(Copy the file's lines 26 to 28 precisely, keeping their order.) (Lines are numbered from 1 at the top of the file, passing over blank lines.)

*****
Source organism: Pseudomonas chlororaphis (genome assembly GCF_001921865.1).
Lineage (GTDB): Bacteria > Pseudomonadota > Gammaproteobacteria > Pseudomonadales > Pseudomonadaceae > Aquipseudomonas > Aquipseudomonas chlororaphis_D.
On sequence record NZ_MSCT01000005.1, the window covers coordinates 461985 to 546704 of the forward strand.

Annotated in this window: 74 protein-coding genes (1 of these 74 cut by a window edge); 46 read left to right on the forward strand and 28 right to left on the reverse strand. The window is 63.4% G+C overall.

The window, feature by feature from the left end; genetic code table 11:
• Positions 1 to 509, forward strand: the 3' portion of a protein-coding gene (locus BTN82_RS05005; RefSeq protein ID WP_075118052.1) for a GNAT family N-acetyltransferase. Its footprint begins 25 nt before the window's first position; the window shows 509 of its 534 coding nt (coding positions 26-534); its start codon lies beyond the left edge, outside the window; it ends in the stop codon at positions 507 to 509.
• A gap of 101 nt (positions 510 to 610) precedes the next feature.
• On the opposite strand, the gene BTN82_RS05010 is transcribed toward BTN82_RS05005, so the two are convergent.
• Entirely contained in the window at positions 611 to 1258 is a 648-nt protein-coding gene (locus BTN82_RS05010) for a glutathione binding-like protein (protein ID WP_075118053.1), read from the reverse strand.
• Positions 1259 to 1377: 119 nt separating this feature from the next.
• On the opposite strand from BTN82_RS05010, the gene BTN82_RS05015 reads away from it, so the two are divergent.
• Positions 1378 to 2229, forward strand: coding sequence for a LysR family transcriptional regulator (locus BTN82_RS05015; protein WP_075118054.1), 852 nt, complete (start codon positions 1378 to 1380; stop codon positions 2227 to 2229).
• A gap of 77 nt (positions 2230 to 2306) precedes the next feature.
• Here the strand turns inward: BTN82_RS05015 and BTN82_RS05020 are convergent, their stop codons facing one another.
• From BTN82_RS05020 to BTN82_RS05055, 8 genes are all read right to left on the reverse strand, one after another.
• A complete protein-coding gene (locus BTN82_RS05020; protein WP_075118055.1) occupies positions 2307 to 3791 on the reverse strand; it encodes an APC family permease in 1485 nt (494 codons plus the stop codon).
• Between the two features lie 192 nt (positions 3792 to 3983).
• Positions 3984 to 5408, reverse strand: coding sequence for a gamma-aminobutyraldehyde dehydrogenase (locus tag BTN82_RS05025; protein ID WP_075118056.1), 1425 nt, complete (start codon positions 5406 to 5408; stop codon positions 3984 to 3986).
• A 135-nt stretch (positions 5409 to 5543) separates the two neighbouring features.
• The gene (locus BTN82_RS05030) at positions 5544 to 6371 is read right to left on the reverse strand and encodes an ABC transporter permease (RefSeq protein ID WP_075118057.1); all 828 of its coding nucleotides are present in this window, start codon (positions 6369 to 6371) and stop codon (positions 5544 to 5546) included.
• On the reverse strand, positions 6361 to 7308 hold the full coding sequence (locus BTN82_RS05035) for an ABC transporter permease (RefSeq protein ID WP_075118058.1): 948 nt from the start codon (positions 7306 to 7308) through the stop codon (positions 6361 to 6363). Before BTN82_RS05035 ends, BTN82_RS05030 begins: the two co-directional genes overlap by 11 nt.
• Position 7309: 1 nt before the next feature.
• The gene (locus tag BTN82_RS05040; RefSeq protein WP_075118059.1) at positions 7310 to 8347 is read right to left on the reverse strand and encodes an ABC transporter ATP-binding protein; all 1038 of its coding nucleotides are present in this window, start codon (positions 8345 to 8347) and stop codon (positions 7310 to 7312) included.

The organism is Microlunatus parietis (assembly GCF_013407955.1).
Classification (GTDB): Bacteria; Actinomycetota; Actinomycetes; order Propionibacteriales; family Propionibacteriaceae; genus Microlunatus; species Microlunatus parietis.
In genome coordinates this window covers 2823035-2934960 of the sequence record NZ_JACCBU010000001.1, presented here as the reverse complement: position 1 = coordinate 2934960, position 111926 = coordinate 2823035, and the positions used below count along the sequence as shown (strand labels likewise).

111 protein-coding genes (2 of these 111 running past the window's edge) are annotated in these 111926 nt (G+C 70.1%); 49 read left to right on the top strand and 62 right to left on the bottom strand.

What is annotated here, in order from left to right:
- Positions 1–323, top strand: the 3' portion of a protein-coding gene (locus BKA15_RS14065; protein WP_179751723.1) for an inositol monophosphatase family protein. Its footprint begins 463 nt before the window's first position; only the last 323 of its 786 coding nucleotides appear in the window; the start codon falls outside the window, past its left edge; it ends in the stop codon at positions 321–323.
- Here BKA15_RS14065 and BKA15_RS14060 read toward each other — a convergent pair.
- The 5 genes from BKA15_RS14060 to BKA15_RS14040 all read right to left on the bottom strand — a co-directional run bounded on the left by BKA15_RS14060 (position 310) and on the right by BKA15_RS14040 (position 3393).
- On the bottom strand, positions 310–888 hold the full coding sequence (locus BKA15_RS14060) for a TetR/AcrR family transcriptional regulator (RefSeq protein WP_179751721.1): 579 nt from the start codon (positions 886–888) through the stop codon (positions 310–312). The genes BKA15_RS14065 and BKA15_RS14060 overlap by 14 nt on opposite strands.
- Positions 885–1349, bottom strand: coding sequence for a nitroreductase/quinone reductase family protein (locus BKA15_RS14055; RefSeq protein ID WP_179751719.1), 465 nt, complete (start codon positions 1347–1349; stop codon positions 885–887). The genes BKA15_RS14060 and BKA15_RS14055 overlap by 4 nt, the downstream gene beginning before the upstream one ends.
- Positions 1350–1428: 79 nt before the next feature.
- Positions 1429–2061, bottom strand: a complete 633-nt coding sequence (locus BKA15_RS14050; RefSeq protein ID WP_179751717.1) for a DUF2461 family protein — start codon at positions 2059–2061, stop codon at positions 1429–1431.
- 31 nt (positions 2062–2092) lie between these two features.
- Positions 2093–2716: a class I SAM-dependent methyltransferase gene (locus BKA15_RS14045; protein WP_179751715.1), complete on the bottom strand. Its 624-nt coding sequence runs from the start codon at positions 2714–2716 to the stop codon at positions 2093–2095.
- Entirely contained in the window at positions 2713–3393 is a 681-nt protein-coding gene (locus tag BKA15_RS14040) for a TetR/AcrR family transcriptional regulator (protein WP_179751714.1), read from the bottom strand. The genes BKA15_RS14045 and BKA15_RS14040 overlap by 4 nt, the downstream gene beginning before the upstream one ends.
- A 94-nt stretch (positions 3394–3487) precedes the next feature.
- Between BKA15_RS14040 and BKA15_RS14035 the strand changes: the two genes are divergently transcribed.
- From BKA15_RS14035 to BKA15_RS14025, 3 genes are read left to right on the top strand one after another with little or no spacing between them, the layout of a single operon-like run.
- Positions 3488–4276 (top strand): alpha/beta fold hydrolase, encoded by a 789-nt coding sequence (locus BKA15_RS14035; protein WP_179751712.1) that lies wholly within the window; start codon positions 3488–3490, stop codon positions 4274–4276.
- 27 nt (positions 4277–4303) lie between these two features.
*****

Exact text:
In genome coordinates this window covers 2823035-2934960 of the sequence record NZ_JACCBU010000001.1, presented here as the reverse complement: position 1 = coordinate 2934960, position 111926 = coordinate 2823035, and the positions used below count along the sequence as shown (strand labels likewise).

111 protein-coding genes (2 of these 111 running past the window's edge) are annotated in these 111926 nt (G+C 70.1%); 49 read left to right on the top strand and 62 right to left on the bottom strand.

What is annotated here, in order from left to right: